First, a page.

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Gavion v. Ace American Insurance Co.

United States District Court, S.D. Texas, Houston Division

May 4, 2017

MICHAEL J. GAVION, JR. and MICHAEL JACKSON and AMANDA JACKSON, As Successors in Interest to the Rights of MICHAEL GAVION, JR., Plaintiffs,



         Plaintiffs brought this action against defendant ACE American Insurance Company ("ACE American") for failing to defend plaintiff Michael J. Gavion, Jr. in a suit arising from an automobile accident and for failing to pay the resulting judgment. Pending before the court are ACE American Insurance Company's Motion for Summary Judgment ("Defendant's MSJ") (Docket Entry No. 11) and plaintiffs' Motion to Strike Requests for Admissions and Alternatively to Extend Time to Respond to Those Requests ("Plaintiffs' Motion to Strike") (Docket Entry No. 12). For the reasons explained below, Plaintiffs' Motion to Strike will be granted in part and denied in part, and ACE American's Motion for Summary Judgment will be granted.

         I. Undisputed Facts and Procedural Background[1]

         In August of 2009 plaintiff, Michael J. Gavion, Jr., drove into the path of a Houston Metropolitan Transit Authority train and was struck by the train. Gavion was driving a company vehicle provided to his mother, an employee of Xerox Corporation ("Xerox"). Gavion's mother lent Gavion the vehicle for personal use. Plaintiff Amanda Jackson was a passenger at the time of the accident and was injured as a result. She, along with plaintiff Michael Jackson, sued Gavion and ACE American in Louisiana state court (the "Louisiana action"). ACE American was dismissed from that suit. Gavion never appeared in the Louisiana action and never tendered the lawsuit to ACE American or sought a defense. The Jacksons obtained a default judgment against Gavion for $185, 000. Gavion then assigned any rights he may have had to recover against ACE American to the Jacksons.

         The Jacksons asserted Gavion's rights in a suit in the 129th Judicial District Court of Harris County, Texas. ACE American timely removed and now moves for summary judgment.

         II. Motion for Summary Judgment

         A. Standard of Review

         Summary judgment is appropriate if the movant establishes that there is no genuine dispute about any material fact and the movant is entitled to judgment as a matter of law. Fed.R.Civ.P. 56(a). Disputes about material facts are genuine "if the evidence is such that a reasonable jury could return a verdict for the nonmoving party." Anderson v. Liberty Lobby, Inc., 106 S.Ct. 2505, 2510 (1986). The moving party is entitled to judgment as a matter of law if "the nonmoving party has failed to make a sufficient showing on an essential element of her case with respect to which she has the burden of proof." Celotex Corp. v. Catrett, 106 S.Ct. 2548, 2552 (1986) .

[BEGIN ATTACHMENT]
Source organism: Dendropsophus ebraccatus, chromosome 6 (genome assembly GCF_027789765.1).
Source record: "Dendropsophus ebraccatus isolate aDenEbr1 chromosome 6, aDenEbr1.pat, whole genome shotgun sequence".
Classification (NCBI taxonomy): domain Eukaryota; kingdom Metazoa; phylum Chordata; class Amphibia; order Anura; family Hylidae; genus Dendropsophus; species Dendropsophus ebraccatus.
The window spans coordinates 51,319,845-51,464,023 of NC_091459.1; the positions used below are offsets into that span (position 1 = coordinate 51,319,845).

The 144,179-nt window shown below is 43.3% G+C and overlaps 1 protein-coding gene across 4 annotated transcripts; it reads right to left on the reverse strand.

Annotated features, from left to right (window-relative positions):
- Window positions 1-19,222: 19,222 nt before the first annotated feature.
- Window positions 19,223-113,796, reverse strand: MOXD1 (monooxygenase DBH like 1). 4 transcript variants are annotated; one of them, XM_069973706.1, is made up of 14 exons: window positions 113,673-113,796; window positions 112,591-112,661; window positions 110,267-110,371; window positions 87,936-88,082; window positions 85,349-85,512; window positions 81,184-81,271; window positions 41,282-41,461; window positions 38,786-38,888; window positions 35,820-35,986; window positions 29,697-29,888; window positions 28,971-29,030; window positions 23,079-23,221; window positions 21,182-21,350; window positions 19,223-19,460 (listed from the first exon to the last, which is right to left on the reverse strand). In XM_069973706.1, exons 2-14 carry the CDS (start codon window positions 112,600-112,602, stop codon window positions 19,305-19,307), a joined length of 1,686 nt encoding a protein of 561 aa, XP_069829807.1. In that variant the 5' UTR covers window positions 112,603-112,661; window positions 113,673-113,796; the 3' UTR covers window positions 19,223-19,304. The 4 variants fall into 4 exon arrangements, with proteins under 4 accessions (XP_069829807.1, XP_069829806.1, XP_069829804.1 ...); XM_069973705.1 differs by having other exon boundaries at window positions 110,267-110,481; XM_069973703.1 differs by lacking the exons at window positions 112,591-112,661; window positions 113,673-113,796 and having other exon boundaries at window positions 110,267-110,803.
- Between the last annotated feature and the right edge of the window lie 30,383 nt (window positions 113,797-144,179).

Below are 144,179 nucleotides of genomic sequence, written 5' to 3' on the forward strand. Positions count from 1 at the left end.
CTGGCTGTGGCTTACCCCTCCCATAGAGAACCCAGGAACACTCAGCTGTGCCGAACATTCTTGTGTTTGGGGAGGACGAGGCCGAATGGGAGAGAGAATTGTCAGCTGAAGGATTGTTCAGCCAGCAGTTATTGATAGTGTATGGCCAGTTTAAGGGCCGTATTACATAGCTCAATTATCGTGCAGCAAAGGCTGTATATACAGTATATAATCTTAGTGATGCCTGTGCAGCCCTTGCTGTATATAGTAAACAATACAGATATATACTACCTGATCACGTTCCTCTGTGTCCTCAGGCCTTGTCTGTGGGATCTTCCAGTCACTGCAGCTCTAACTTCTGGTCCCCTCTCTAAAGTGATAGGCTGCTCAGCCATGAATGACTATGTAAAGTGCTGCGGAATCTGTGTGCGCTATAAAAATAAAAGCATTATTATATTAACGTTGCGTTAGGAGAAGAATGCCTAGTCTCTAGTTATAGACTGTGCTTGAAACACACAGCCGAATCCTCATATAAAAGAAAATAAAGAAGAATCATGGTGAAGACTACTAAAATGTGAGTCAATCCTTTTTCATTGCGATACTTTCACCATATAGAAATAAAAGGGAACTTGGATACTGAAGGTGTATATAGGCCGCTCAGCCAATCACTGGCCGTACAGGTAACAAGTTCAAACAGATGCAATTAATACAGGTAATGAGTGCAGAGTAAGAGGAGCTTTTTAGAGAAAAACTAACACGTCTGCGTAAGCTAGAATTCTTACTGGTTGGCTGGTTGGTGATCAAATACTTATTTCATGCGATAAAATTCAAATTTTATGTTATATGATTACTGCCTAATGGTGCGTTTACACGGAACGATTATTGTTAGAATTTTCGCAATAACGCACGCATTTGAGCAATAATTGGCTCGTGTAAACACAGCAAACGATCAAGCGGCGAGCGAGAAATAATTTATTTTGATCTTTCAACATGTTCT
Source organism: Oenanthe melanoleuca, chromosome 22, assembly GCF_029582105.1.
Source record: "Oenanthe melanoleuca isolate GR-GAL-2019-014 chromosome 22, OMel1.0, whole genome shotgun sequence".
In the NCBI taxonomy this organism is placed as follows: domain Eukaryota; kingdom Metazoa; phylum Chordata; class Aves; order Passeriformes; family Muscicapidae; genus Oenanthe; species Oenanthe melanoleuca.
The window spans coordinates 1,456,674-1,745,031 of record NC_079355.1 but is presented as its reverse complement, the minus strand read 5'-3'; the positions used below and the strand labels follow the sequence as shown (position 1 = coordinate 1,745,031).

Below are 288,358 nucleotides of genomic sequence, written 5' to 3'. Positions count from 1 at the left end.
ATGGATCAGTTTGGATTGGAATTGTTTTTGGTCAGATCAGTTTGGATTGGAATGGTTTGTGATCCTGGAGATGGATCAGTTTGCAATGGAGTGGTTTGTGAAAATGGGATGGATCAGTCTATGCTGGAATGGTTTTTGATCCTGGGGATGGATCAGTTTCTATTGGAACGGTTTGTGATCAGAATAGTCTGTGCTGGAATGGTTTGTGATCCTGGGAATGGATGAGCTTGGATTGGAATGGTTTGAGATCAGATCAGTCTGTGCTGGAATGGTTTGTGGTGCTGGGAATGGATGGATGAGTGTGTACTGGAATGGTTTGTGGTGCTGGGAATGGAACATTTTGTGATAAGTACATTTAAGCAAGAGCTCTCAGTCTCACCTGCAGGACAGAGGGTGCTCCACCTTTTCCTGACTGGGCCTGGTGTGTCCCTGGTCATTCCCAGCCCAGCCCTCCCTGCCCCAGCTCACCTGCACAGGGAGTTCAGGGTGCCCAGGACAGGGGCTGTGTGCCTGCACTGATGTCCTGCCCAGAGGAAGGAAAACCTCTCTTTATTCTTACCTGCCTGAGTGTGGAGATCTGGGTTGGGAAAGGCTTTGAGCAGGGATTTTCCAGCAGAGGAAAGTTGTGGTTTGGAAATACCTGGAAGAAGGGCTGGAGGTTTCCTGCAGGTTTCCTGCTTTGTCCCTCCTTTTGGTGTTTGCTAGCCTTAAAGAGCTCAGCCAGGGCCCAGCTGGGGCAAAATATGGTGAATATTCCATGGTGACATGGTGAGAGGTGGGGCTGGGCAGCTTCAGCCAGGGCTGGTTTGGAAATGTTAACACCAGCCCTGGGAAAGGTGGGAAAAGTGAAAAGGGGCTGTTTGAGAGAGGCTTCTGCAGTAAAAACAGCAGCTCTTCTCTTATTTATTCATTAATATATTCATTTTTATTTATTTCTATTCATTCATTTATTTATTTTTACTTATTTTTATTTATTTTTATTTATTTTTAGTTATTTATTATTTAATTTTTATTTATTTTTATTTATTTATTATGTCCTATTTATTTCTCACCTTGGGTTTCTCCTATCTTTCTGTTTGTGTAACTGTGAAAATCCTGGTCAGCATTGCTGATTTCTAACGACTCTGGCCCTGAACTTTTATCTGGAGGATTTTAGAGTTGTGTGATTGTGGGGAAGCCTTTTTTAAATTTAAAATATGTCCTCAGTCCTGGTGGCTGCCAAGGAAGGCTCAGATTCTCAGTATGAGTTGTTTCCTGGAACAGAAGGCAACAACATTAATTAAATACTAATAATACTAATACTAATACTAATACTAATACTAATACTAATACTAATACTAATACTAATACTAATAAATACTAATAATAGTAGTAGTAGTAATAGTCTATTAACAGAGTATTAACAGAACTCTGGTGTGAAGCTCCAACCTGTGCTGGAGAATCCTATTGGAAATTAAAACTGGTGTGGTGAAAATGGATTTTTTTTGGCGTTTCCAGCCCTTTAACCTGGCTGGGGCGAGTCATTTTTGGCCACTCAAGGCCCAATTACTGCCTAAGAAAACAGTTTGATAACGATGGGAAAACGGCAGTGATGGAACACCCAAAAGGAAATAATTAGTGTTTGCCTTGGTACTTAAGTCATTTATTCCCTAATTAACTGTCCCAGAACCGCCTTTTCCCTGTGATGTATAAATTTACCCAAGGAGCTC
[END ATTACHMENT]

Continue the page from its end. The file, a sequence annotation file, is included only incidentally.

A party moving for summary judgment "must 'demonstrate the absence of a genuine issue of material fact, ' but need not negate the elements of the nonmovant's case." Little v. Liquid Air Corp., 37 F.3d 1069, 1075 (5th Cir. 1994) (en banc) (per curiam) (quoting Celotex, 106 S.Ct. at 2553). "If the moving party fails to meet this initial burden, the motion must be denied, regardless of the nonmovant's response." Id. If, however, the moving party meets this burden, "the nonmovant must go beyond the pleadings" and produce evidence that specific facts exist over which there is a genuine issue for trial. Id. (citing Celotex, 106 S.Ct. at 2553-54) . The nonmovant "must do more than simply show that there is some metaphysical doubt as to the material facts." Matsushita Electric Industrial Co., Ltd. v. Zenith Radio Corp., 106 S.Ct. 1348, 1356 (1986) .

         In reviewing the evidence "the court must draw all reasonable inferences in favor of the nonmoving party, and it may not make credibility determinations or weigh the evidence." Reeves v. Sanderson Plumbing Products, Inc., 120 S.Ct. 2097, 2110 (2000). Factual controversies are to be resolved in favor of the nonmovant, "but only when there is an actual controversy, that is, when both parties have submitted evidence of contradictory facts." Little, 37 F.3d at 1075.

         B. Analysis

         1. Requests for Admission

         ACE American served requests for admissions on Gavion on December 15, 2016.[2] As of the filing of ACE American's Motion for Summary Judgment on March 14, 2017, Gavion had not responded.[3] As part of its motion, ACE American moved to have the requests for admissions deemed admitted under Federal Rule of Civil Procedure 36(a) (3) .[4] Gavion moved to strike the admissions and, alternatively, to extend the time to respond.[5] Because an extension does not prejudice ACE American, and because Gavion provided the court with a credible reason for the delay, an extension will be granted. The admissions attached to Plaintiffs' Motion to Strike will be considered timely responses to ACE American's original requests for admission.[6]

         2. Motion for ...

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